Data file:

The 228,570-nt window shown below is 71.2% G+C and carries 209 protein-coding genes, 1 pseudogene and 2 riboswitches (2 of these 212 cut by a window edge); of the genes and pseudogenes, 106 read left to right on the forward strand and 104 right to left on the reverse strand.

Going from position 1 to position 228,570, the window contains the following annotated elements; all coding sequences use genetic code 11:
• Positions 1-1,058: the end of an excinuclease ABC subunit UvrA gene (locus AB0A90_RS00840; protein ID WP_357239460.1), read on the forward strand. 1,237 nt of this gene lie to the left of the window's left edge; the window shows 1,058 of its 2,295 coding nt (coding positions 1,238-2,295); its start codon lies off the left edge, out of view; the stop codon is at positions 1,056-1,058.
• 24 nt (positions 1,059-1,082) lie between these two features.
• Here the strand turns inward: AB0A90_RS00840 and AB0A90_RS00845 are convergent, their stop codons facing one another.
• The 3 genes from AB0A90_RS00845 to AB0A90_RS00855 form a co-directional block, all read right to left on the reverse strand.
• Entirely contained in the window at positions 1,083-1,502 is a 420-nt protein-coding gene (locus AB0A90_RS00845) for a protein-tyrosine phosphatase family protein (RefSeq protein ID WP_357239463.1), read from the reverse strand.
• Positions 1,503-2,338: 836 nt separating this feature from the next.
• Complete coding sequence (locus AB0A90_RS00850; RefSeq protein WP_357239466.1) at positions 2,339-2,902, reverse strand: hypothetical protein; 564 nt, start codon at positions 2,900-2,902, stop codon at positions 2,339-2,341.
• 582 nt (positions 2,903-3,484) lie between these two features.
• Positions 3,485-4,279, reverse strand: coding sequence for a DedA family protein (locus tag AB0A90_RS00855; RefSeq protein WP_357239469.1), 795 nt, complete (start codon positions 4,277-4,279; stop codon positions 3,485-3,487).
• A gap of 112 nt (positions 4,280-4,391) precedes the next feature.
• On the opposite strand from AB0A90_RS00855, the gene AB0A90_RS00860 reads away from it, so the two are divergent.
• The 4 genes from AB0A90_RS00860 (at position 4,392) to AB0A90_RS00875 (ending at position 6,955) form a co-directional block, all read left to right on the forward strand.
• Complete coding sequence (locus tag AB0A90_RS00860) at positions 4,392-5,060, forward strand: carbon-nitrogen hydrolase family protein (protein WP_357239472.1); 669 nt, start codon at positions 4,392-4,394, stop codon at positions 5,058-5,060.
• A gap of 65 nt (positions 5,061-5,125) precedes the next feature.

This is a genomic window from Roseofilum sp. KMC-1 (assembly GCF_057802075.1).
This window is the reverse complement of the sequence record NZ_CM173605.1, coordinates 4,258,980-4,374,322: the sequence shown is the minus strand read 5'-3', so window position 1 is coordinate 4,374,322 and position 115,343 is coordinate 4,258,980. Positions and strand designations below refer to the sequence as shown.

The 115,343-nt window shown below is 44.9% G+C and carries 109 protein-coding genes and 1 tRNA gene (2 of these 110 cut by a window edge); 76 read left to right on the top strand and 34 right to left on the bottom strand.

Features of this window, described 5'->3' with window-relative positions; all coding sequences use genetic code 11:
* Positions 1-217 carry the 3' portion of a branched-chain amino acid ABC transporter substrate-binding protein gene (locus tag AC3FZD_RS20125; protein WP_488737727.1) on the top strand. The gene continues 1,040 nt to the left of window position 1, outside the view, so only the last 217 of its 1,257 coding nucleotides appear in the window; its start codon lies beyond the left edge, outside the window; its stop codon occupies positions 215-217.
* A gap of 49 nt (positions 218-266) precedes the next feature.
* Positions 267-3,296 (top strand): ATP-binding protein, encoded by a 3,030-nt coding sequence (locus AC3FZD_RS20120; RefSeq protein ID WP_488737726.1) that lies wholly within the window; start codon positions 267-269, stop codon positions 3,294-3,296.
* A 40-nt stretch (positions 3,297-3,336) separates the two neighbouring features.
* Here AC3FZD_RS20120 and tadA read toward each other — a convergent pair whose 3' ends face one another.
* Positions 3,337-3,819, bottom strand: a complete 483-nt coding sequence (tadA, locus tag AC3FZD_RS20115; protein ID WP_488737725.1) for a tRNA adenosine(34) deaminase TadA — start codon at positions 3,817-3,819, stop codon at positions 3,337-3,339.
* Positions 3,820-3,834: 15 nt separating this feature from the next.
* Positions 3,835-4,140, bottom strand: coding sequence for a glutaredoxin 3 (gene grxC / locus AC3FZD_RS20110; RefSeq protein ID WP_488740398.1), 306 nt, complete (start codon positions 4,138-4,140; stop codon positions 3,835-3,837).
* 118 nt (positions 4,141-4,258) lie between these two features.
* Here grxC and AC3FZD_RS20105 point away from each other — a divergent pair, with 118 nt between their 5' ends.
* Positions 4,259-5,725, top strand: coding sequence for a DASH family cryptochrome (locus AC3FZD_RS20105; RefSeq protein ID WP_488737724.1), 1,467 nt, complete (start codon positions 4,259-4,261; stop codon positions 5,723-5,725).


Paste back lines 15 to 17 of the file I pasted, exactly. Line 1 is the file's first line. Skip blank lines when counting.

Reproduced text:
• Complete coding sequence (locus tag AB0A90_RS00860) at positions 4,392-5,060, forward strand: carbon-nitrogen hydrolase family protein (protein WP_357239472.1); 669 nt, start codon at positions 4,392-4,394, stop codon at positions 5,058-5,060.
• A gap of 65 nt (positions 5,061-5,125) precedes the next feature.

This is a genomic window from Roseofilum sp. KMC-1 (assembly GCF_057802075.1).